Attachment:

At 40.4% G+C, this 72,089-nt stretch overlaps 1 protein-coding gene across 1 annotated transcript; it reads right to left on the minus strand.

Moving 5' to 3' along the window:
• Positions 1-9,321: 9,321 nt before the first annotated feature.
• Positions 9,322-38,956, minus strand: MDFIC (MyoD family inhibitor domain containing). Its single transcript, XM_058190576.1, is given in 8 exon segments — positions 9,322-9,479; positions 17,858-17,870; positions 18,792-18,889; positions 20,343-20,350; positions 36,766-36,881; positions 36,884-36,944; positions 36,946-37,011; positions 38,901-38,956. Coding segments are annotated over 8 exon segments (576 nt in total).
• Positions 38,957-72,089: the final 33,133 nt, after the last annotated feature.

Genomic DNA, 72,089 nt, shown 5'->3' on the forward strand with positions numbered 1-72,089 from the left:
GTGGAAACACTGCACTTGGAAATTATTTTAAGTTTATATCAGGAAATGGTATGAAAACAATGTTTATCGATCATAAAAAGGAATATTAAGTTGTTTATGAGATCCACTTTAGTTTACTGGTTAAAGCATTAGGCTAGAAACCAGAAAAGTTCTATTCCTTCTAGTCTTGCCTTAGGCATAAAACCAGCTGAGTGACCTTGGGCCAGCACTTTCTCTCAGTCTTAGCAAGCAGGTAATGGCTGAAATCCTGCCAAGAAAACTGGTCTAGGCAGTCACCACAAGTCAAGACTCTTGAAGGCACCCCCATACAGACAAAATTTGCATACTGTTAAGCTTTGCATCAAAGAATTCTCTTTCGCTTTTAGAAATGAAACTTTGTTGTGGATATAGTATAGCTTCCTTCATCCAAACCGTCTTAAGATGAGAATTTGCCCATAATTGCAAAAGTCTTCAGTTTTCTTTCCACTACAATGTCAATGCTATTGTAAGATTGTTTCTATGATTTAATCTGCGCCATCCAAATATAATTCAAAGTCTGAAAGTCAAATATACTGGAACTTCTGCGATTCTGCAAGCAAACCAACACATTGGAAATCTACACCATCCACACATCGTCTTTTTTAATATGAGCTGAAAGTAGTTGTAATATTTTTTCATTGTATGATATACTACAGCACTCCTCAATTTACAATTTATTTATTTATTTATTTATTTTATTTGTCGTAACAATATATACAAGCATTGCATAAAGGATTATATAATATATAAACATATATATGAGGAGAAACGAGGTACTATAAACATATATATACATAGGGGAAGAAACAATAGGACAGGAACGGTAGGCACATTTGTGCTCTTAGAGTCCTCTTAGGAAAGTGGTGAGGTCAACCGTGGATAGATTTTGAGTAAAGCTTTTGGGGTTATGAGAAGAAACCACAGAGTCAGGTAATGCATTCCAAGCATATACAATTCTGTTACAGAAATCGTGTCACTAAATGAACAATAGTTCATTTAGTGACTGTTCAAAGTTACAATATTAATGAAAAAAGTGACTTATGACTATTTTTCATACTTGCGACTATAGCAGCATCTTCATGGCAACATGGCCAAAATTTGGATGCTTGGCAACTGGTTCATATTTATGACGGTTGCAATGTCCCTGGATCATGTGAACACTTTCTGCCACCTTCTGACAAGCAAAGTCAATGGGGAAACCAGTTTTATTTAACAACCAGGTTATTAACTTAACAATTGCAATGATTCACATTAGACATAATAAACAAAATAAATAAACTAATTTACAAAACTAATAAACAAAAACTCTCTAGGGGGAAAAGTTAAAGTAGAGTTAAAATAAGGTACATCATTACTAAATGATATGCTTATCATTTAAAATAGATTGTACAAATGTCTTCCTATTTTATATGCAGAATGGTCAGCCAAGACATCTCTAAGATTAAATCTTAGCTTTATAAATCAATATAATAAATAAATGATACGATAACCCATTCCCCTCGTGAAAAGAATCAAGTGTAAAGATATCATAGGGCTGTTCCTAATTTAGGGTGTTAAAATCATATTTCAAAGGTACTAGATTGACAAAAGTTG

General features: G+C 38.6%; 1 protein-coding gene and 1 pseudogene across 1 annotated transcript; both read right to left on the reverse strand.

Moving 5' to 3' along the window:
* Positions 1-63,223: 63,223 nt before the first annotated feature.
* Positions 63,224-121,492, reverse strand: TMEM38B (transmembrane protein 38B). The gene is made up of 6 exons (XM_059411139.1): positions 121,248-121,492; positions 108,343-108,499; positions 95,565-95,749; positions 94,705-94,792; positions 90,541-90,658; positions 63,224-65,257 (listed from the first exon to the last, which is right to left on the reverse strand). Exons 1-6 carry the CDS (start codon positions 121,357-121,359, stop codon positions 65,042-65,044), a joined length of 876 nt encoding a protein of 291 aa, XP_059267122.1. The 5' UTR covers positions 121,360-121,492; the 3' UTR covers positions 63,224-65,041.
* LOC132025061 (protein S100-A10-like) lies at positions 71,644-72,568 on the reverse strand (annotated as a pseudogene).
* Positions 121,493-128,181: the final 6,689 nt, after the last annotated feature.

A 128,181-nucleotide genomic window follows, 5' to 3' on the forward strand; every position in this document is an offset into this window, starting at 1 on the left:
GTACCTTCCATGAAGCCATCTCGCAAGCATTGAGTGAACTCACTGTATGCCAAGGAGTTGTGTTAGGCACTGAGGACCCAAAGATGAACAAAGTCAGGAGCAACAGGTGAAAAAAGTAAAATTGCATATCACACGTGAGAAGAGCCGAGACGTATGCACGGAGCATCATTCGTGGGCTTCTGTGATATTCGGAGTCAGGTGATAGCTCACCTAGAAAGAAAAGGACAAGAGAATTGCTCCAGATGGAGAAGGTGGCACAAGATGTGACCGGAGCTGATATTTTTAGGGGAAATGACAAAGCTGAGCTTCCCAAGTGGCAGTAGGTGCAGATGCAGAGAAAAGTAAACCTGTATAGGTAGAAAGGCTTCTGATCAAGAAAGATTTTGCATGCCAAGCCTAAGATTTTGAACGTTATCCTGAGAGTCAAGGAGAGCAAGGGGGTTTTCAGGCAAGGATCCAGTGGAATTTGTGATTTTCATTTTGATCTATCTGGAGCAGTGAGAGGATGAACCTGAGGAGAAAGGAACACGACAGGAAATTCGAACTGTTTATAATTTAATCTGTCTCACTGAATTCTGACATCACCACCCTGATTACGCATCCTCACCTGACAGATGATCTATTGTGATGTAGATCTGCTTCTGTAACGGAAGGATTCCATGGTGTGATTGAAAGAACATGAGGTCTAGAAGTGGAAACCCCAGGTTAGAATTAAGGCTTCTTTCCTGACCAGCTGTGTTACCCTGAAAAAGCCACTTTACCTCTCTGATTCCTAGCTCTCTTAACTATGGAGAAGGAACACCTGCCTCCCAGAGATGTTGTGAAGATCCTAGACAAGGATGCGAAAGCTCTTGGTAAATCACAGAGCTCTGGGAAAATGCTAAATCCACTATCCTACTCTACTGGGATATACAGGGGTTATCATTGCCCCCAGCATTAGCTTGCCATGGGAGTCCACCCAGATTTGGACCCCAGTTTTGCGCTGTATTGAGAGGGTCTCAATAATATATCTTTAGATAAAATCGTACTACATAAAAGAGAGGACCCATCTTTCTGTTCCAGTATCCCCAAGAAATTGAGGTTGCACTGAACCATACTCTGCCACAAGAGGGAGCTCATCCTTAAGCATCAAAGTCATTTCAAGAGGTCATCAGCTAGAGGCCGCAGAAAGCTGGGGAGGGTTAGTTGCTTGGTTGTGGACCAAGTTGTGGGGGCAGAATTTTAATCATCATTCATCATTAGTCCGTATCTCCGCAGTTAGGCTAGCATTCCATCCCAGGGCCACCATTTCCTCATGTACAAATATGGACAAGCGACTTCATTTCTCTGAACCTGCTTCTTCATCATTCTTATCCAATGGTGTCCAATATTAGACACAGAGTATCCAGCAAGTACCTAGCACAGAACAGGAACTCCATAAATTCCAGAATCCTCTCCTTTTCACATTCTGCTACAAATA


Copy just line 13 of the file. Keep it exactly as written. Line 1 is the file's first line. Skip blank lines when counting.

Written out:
* Positions 121,493-128,181: the final 6,689 nt, after the last annotated feature.